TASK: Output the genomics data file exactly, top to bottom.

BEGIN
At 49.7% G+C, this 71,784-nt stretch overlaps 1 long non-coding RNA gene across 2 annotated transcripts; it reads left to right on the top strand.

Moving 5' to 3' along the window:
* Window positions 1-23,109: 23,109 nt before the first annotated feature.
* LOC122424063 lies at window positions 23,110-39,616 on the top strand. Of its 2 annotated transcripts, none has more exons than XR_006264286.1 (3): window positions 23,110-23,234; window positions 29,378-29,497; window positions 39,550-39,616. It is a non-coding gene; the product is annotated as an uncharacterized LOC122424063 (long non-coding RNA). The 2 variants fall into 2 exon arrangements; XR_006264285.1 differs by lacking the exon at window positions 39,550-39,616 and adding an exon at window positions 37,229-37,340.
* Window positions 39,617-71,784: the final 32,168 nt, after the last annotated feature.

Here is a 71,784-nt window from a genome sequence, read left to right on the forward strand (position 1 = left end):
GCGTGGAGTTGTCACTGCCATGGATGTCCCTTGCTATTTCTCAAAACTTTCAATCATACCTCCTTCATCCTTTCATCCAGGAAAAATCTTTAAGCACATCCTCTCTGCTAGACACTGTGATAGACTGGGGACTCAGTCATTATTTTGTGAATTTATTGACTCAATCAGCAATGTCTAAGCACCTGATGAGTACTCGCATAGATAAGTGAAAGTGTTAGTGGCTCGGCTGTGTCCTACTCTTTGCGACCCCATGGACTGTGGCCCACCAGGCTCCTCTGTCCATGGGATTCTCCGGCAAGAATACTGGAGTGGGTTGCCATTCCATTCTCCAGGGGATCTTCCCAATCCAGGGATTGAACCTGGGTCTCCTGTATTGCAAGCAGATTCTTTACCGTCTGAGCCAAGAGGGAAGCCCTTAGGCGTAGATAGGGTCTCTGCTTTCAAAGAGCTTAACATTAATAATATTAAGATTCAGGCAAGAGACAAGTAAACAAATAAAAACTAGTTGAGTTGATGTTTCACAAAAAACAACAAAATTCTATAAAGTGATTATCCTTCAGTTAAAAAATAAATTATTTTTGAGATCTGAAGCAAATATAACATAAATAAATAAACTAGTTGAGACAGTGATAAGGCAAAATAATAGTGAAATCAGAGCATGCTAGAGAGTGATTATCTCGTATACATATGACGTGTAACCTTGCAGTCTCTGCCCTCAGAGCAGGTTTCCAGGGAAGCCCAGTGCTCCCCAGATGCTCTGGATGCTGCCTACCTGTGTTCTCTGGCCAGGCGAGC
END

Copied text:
At 49.7% G+C, this 71,784-nt stretch overlaps 1 long non-coding RNA gene across 2 annotated transcripts; it reads left to right on the top strand.

Moving 5' to 3' along the window:
* Window positions 1-23,109: 23,109 nt before the first annotated feature.
* LOC122424063 lies at window positions 23,110-39,616 on the top strand. Of its 2 annotated transcripts, none has more exons than XR_006264286.1 (3): window positions 23,110-23,234; window positions 29,378-29,497; window positions 39,550-39,616. It is a non-coding gene; the product is annotated as an uncharacterized LOC122424063 (long non-coding RNA). The 2 variants fall into 2 exon arrangements; XR_006264285.1 differs by lacking the exon at window positions 39,550-39,616 and adding an exon at window positions 37,229-37,340.
* Window positions 39,617-71,784: the final 32,168 nt, after the last annotated feature.

Here is a 71,784-nt window from a genome sequence, read left to right on the forward strand (position 1 = left end):
GCGTGGAGTTGTCACTGCCATGGATGTCCCTTGCTATTTCTCAAAACTTTCAATCATACCTCCTTCATCCTTTCATCCAGGAAAAATCTTTAAGCACATCCTCTCTGCTAGACACTGTGATAGACTGGGGACTCAGTCATTATTTTGTGAATTTATTGACTCAATCAGCAATGTCTAAGCACCTGATGAGTACTCGCATAGATAAGTGAAAGTGTTAGTGGCTCGGCTGTGTCCTACTCTTTGCGACCCCATGGACTGTGGCCCACCAGGCTCCTCTGTCCATGGGATTCTCCGGCAAGAATACTGGAGTGGGTTGCCATTCCATTCTCCAGGGGATCTTCCCAATCCAGGGATTGAACCTGGGTCTCCTGTATTGCAAGCAGATTCTTTACCGTCTGAGCCAAGAGGGAAGCCCTTAGGCGTAGATAGGGTCTCTGCTTTCAAAGAGCTTAACATTAATAATATTAAGATTCAGGCAAGAGACAAGTAAACAAATAAAAACTAGTTGAGTTGATGTTTCACAAAAAACAACAAAATTCTATAAAGTGATTATCCTTCAGTTAAAAAATAAATTATTTTTGAGATCTGAAGCAAATATAACATAAATAAATAAACTAGTTGAGACAGTGATAAGGCAAAATAATAGTGAAATCAGAGCATGCTAGAGAGTGATTATCTCGTATACATATGACGTGTAACCTTGCAGTCTCTGCCCTCAGAGCAGGTTTCCAGGGAAGCCCAGTGCTCCCCAGATGCTCTGGATGCTGCCTACCTGTGTTCTCTGGCCAGGCGAGC